A well-fed dog with no bark or bite.



Dull, pollyannaish family history of greed and general financial grubbiness in post–Gold Rush California.

Freelance journalist Dinkelspiel, great-great granddaughter of Isaias Hellman (1842–1920), discovered a trove of his papers at the California Historical Society and spent eight years digging through them and visiting collections elsewhere to reconstruct the life of her financier forefather. After a brief personal introduction and an equally brief account of Hellman’s quick move to abort a run on his Farmers and Merchants bank in Los Angeles during the Panic of 1893, the author commences a chronological journey through his life. Hellman arrived fairly penniless in Los Angeles (population under 5,000) in 1859 but soon began an archetypal soaring ascension into the stratospheres of wealth. He boasted a mansion, a summer home in Lake Tahoe, successful children and a finger in just about every pie in the California sky: trolleys, oil, water, land, newspapers, higher education and, principally, banking. He consorted with Levi Strauss and competed with the Huntingtons; near the end, he testified repeatedly before grand juries in graft and corruption cases. The author, who often begins chapters with a weather report (“the air was crisp and cold”), offers scant analysis or criticism of her ancestor; the book often reads like a report prepared and delivered by an earnest middle-schooler during Family History Week. She does not consider in any serious, systematic way the deleterious effects Hellman’s greed might have had on employees, small businessmen and farmers. (One unappreciative guy took a couple of shots at him but missed.) As she sees it, all was for the greater good of California; it just so happens that her ancestor got exceedingly rich in the process.

A well-fed dog with no bark or bite.

Pub Date: Nov. 1, 2008

ISBN: 978-0-312-35526-5

Page Count: 384

Publisher: St. Martin's

Review Posted Online: May 20, 2010

Kirkus Reviews Issue: Sept. 1, 2008

Did you like this book?

No Comments Yet

If the authors are serious, this is a silly, distasteful book. If they are not, it’s a brilliant satire.


The authors have created a sort of anti-Book of Virtues in this encyclopedic compendium of the ways and means of power.

Everyone wants power and everyone is in a constant duplicitous game to gain more power at the expense of others, according to Greene, a screenwriter and former editor at Esquire (Elffers, a book packager, designed the volume, with its attractive marginalia). We live today as courtiers once did in royal courts: we must appear civil while attempting to crush all those around us. This power game can be played well or poorly, and in these 48 laws culled from the history and wisdom of the world’s greatest power players are the rules that must be followed to win. These laws boil down to being as ruthless, selfish, manipulative, and deceitful as possible. Each law, however, gets its own chapter: “Conceal Your Intentions,” “Always Say Less Than Necessary,” “Pose as a Friend, Work as a Spy,” and so on. Each chapter is conveniently broken down into sections on what happened to those who transgressed or observed the particular law, the key elements in this law, and ways to defensively reverse this law when it’s used against you. Quotations in the margins amplify the lesson being taught. While compelling in the way an auto accident might be, the book is simply nonsense. Rules often contradict each other. We are told, for instance, to “be conspicuous at all cost,” then told to “behave like others.” More seriously, Greene never really defines “power,” and he merely asserts, rather than offers evidence for, the Hobbesian world of all against all in which he insists we live. The world may be like this at times, but often it isn’t. To ask why this is so would be a far more useful project.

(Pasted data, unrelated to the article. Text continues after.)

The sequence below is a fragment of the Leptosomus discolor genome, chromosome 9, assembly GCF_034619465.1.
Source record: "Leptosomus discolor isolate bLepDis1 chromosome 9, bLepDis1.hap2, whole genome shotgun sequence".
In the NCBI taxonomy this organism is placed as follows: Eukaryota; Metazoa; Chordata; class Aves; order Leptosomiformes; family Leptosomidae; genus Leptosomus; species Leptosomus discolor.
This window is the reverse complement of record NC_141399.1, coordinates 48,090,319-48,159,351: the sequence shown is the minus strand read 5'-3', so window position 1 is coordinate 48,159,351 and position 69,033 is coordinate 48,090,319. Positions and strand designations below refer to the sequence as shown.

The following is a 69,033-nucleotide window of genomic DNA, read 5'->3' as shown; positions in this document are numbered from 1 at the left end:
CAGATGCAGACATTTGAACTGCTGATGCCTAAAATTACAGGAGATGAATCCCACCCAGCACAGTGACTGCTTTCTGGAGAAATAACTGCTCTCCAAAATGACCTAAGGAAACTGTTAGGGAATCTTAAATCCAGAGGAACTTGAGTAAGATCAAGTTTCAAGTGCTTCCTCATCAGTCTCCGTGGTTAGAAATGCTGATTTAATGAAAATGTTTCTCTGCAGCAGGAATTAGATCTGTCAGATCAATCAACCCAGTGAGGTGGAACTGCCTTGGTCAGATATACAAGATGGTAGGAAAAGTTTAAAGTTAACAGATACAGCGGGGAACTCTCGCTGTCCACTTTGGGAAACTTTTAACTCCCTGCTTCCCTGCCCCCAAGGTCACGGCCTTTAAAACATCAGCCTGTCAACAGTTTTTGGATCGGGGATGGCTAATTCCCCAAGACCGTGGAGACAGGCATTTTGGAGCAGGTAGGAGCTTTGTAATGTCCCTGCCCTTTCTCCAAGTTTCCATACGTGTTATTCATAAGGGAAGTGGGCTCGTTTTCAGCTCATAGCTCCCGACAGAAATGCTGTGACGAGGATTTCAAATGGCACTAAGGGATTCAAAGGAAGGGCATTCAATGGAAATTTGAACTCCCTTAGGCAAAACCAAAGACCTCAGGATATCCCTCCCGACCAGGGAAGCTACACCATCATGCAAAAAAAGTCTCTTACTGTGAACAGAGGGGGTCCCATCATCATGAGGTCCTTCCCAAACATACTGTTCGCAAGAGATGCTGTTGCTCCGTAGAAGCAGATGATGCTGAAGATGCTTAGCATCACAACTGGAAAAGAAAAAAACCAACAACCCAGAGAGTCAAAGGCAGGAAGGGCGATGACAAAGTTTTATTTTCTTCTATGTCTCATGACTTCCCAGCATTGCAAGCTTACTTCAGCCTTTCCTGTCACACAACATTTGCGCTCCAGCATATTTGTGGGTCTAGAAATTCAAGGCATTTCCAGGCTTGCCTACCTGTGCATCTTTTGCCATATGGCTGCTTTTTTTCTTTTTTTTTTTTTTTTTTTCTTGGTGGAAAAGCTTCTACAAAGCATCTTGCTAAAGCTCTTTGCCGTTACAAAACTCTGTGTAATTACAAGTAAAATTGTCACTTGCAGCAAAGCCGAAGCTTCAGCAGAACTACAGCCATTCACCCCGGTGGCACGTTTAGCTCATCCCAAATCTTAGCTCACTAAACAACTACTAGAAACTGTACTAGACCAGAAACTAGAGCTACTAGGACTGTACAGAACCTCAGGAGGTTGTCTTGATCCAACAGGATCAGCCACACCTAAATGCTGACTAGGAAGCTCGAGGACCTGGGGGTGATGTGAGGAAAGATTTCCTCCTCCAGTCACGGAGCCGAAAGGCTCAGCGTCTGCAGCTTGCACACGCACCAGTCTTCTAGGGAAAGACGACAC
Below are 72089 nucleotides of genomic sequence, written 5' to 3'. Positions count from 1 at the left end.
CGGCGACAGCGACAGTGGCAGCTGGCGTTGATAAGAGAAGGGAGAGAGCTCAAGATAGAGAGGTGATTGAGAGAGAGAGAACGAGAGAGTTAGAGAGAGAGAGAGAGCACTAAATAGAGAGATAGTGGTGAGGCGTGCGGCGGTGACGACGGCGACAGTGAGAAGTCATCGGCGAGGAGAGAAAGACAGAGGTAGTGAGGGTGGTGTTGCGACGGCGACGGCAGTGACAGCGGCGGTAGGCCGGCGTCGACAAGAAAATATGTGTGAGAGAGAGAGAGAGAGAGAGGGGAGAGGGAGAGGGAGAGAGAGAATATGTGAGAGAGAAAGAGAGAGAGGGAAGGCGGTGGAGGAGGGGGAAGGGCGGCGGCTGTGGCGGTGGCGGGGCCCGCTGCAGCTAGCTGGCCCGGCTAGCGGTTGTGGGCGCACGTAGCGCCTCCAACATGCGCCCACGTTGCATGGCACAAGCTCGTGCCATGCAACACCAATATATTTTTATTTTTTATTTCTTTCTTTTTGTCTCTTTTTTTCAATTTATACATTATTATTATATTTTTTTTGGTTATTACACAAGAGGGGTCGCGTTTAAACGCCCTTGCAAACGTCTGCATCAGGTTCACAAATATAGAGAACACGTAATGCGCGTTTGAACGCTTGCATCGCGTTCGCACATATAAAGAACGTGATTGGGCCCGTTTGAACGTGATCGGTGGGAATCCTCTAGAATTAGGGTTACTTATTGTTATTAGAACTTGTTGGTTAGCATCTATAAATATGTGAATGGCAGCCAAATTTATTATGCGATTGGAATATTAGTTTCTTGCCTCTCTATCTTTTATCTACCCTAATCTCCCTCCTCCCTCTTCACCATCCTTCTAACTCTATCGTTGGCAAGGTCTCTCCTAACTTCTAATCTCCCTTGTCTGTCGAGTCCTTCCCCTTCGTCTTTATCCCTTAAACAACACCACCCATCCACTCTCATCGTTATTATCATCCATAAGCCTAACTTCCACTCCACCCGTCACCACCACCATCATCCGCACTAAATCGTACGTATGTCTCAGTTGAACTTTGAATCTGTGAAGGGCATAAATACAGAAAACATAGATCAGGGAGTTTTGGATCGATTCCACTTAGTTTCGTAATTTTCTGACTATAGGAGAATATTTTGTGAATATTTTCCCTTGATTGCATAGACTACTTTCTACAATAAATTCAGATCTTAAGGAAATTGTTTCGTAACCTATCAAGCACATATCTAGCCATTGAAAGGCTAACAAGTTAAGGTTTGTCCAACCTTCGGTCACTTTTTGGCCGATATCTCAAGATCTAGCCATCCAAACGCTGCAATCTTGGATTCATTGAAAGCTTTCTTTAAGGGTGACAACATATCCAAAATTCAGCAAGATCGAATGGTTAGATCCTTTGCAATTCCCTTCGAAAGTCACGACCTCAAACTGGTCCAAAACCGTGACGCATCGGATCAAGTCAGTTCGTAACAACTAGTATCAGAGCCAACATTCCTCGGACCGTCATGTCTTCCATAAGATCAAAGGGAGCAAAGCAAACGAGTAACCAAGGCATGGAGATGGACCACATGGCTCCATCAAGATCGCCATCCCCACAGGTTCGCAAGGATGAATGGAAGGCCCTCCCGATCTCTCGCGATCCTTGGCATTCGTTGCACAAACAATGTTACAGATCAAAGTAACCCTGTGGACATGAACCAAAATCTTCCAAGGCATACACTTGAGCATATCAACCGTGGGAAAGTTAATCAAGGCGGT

If the authors are serious, this is a silly, distasteful book. If they are not, it’s a brilliant satire.

Pub Date: Sept. 1, 1998

ISBN: 0-670-88146-5

Page Count: 430

Publisher: Viking

Review Posted Online: May 20, 2010

Kirkus Reviews Issue: July 15, 1998

Did you like this book?

The author's youthfulness helps to assure the inevitable comparison with the Anne Frank diary although over and above the...


Elie Wiesel spent his early years in a small Transylvanian town as one of four children. 

He was the only one of the family to survive what Francois Maurois, in his introduction, calls the "human holocaust" of the persecution of the Jews, which began with the restrictions, the singularization of the yellow star, the enclosure within the ghetto, and went on to the mass deportations to the ovens of Auschwitz and Buchenwald. There are unforgettable and horrifying scenes here in this spare and sombre memoir of this experience of the hanging of a child, of his first farewell with his father who leaves him an inheritance of a knife and a spoon, and of his last goodbye at Buchenwald his father's corpse is already cold let alone the long months of survival under unconscionable conditions. 

The author's youthfulness helps to assure the inevitable comparison with the Anne Frank diary although over and above the sphere of suffering shared, and in this case extended to the death march itself, there is no spiritual or emotional legacy here to offset any reader reluctance.

Pub Date: Jan. 16, 2006

ISBN: 0374500010

Page Count: 120

Publisher: Hill & Wang

Review Posted Online: Oct. 7, 2011

Kirkus Reviews Issue: Jan. 15, 2006

Did you like this book?